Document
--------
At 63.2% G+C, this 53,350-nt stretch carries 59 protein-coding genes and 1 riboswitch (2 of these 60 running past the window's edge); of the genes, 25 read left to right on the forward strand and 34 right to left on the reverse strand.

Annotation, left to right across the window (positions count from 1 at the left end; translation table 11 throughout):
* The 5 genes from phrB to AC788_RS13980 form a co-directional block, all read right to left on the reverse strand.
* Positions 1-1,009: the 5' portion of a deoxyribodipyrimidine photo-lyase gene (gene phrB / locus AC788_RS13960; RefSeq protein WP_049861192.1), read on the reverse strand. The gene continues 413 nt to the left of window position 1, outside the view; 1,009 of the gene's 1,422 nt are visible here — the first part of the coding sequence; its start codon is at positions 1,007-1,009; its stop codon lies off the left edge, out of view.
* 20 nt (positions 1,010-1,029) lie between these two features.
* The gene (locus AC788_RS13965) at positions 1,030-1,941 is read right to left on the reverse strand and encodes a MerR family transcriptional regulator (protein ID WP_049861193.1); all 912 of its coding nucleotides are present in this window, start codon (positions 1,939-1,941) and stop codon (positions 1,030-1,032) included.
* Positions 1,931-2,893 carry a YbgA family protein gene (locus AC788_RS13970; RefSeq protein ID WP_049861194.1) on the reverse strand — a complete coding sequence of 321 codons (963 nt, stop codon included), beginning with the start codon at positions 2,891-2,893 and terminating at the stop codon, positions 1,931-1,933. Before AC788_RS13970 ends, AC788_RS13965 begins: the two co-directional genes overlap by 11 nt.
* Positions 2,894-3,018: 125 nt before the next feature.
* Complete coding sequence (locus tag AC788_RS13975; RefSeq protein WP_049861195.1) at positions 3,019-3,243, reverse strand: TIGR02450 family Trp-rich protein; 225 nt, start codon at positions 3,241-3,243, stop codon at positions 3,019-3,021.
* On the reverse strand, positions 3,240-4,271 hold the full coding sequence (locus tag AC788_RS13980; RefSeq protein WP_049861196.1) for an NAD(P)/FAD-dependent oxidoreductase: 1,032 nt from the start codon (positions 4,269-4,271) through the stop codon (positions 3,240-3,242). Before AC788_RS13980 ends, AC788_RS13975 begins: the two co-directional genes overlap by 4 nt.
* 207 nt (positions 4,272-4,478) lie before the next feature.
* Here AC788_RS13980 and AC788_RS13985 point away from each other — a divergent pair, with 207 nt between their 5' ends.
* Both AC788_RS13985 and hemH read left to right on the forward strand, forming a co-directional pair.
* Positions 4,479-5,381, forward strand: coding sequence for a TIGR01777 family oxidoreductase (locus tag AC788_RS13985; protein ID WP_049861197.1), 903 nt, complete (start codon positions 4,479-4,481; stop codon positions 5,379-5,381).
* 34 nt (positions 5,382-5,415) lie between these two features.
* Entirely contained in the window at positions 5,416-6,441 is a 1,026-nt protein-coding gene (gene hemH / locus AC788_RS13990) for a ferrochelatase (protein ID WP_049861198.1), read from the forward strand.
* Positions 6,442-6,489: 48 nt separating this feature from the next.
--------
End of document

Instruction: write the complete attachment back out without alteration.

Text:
At 63.2% G+C, this 53,350-nt stretch carries 59 protein-coding genes and 1 riboswitch (2 of these 60 running past the window's edge); of the genes, 25 read left to right on the forward strand and 34 right to left on the reverse strand.

Annotation, left to right across the window (positions count from 1 at the left end; translation table 11 throughout):
* The 5 genes from phrB to AC788_RS13980 form a co-directional block, all read right to left on the reverse strand.
* Positions 1-1,009: the 5' portion of a deoxyribodipyrimidine photo-lyase gene (gene phrB / locus AC788_RS13960; RefSeq protein WP_049861192.1), read on the reverse strand. The gene continues 413 nt to the left of window position 1, outside the view; 1,009 of the gene's 1,422 nt are visible here — the first part of the coding sequence; its start codon is at positions 1,007-1,009; its stop codon lies off the left edge, out of view.
* 20 nt (positions 1,010-1,029) lie between these two features.
* The gene (locus AC788_RS13965) at positions 1,030-1,941 is read right to left on the reverse strand and encodes a MerR family transcriptional regulator (protein ID WP_049861193.1); all 912 of its coding nucleotides are present in this window, start codon (positions 1,939-1,941) and stop codon (positions 1,030-1,032) included.
* Positions 1,931-2,893 carry a YbgA family protein gene (locus AC788_RS13970; RefSeq protein ID WP_049861194.1) on the reverse strand — a complete coding sequence of 321 codons (963 nt, stop codon included), beginning with the start codon at positions 2,891-2,893 and terminating at the stop codon, positions 1,931-1,933. Before AC788_RS13970 ends, AC788_RS13965 begins: the two co-directional genes overlap by 11 nt.
* Positions 2,894-3,018: 125 nt before the next feature.
* Complete coding sequence (locus tag AC788_RS13975; RefSeq protein WP_049861195.1) at positions 3,019-3,243, reverse strand: TIGR02450 family Trp-rich protein; 225 nt, start codon at positions 3,241-3,243, stop codon at positions 3,019-3,021.
* On the reverse strand, positions 3,240-4,271 hold the full coding sequence (locus tag AC788_RS13980; RefSeq protein WP_049861196.1) for an NAD(P)/FAD-dependent oxidoreductase: 1,032 nt from the start codon (positions 4,269-4,271) through the stop codon (positions 3,240-3,242). Before AC788_RS13980 ends, AC788_RS13975 begins: the two co-directional genes overlap by 4 nt.
* 207 nt (positions 4,272-4,478) lie before the next feature.
* Here AC788_RS13980 and AC788_RS13985 point away from each other — a divergent pair, with 207 nt between their 5' ends.
* Both AC788_RS13985 and hemH read left to right on the forward strand, forming a co-directional pair.
* Positions 4,479-5,381, forward strand: coding sequence for a TIGR01777 family oxidoreductase (locus tag AC788_RS13985; protein ID WP_049861197.1), 903 nt, complete (start codon positions 4,479-4,481; stop codon positions 5,379-5,381).
* 34 nt (positions 5,382-5,415) lie between these two features.
* Entirely contained in the window at positions 5,416-6,441 is a 1,026-nt protein-coding gene (gene hemH / locus AC788_RS13990) for a ferrochelatase (protein ID WP_049861198.1), read from the forward strand.
* Positions 6,442-6,489: 48 nt separating this feature from the next.